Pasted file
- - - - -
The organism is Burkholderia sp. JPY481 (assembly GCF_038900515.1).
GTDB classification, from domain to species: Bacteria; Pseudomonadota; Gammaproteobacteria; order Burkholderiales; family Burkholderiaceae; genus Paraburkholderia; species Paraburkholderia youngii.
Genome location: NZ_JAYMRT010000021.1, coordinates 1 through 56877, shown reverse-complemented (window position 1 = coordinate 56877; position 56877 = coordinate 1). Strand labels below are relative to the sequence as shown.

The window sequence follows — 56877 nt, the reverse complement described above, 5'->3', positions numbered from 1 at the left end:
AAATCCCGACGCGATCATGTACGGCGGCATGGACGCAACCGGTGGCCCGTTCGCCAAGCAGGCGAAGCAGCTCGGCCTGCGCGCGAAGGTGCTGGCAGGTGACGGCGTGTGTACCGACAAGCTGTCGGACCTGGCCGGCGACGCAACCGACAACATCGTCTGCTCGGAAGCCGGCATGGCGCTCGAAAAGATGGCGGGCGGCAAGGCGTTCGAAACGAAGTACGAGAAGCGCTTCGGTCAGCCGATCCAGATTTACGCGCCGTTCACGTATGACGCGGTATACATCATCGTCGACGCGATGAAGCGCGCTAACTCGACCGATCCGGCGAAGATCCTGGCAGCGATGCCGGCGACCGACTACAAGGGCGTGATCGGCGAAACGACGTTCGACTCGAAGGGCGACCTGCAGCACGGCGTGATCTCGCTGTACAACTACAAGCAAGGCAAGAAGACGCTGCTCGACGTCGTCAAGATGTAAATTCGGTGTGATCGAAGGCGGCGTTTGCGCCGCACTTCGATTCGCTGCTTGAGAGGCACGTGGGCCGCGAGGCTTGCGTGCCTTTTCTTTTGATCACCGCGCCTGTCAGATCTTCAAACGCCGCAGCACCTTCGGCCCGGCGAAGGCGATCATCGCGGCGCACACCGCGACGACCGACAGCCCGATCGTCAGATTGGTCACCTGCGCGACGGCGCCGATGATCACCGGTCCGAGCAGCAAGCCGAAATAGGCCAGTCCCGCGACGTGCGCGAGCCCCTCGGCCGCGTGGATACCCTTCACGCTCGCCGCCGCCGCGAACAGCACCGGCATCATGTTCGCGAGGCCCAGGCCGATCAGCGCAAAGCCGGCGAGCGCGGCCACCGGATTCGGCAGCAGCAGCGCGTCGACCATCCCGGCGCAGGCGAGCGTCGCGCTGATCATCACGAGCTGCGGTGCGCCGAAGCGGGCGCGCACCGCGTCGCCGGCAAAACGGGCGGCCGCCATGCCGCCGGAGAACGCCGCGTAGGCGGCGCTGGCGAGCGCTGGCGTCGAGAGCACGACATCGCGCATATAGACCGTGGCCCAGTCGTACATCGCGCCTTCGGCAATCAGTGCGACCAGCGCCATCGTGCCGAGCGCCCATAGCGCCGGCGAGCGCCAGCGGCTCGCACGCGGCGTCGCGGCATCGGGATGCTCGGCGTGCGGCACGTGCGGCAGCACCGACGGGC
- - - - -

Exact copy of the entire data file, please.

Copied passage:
The organism is Burkholderia sp. JPY481 (assembly GCF_038900515.1).
GTDB classification, from domain to species: Bacteria; Pseudomonadota; Gammaproteobacteria; order Burkholderiales; family Burkholderiaceae; genus Paraburkholderia; species Paraburkholderia youngii.
Genome location: NZ_JAYMRT010000021.1, coordinates 1 through 56877, shown reverse-complemented (window position 1 = coordinate 56877; position 56877 = coordinate 1). Strand labels below are relative to the sequence as shown.

The window sequence follows — 56877 nt, the reverse complement described above, 5'->3', positions numbered from 1 at the left end:
AAATCCCGACGCGATCATGTACGGCGGCATGGACGCAACCGGTGGCCCGTTCGCCAAGCAGGCGAAGCAGCTCGGCCTGCGCGCGAAGGTGCTGGCAGGTGACGGCGTGTGTACCGACAAGCTGTCGGACCTGGCCGGCGACGCAACCGACAACATCGTCTGCTCGGAAGCCGGCATGGCGCTCGAAAAGATGGCGGGCGGCAAGGCGTTCGAAACGAAGTACGAGAAGCGCTTCGGTCAGCCGATCCAGATTTACGCGCCGTTCACGTATGACGCGGTATACATCATCGTCGACGCGATGAAGCGCGCTAACTCGACCGATCCGGCGAAGATCCTGGCAGCGATGCCGGCGACCGACTACAAGGGCGTGATCGGCGAAACGACGTTCGACTCGAAGGGCGACCTGCAGCACGGCGTGATCTCGCTGTACAACTACAAGCAAGGCAAGAAGACGCTGCTCGACGTCGTCAAGATGTAAATTCGGTGTGATCGAAGGCGGCGTTTGCGCCGCACTTCGATTCGCTGCTTGAGAGGCACGTGGGCCGCGAGGCTTGCGTGCCTTTTCTTTTGATCACCGCGCCTGTCAGATCTTCAAACGCCGCAGCACCTTCGGCCCGGCGAAGGCGATCATCGCGGCGCACACCGCGACGACCGACAGCCCGATCGTCAGATTGGTCACCTGCGCGACGGCGCCGATGATCACCGGTCCGAGCAGCAAGCCGAAATAGGCCAGTCCCGCGACGTGCGCGAGCCCCTCGGCCGCGTGGATACCCTTCACGCTCGCCGCCGCCGCGAACAGCACCGGCATCATGTTCGCGAGGCCCAGGCCGATCAGCGCAAAGCCGGCGAGCGCGGCCACCGGATTCGGCAGCAGCAGCGCGTCGACCATCCCGGCGCAGGCGAGCGTCGCGCTGATCATCACGAGCTGCGGTGCGCCGAAGCGGGCGCGCACCGCGTCGCCGGCAAAACGGGCGGCCGCCATGCCGCCGGAGAACGCCGCGTAGGCGGCGCTGGCGAGCGCTGGCGTCGAGAGCACGACATCGCGCATATAGACCGTGGCCCAGTCGTACATCGCGCCTTCGGCAATCAGTGCGACCAGCGCCATCGTGCCGAGCGCCCATAGCGCCGGCGAGCGCCAGCGGCTCGCACGCGGCGTCGCGGCATCGGGATGCTCGGCGTGCGGCACGTGCGGCAGCACCGACGGGC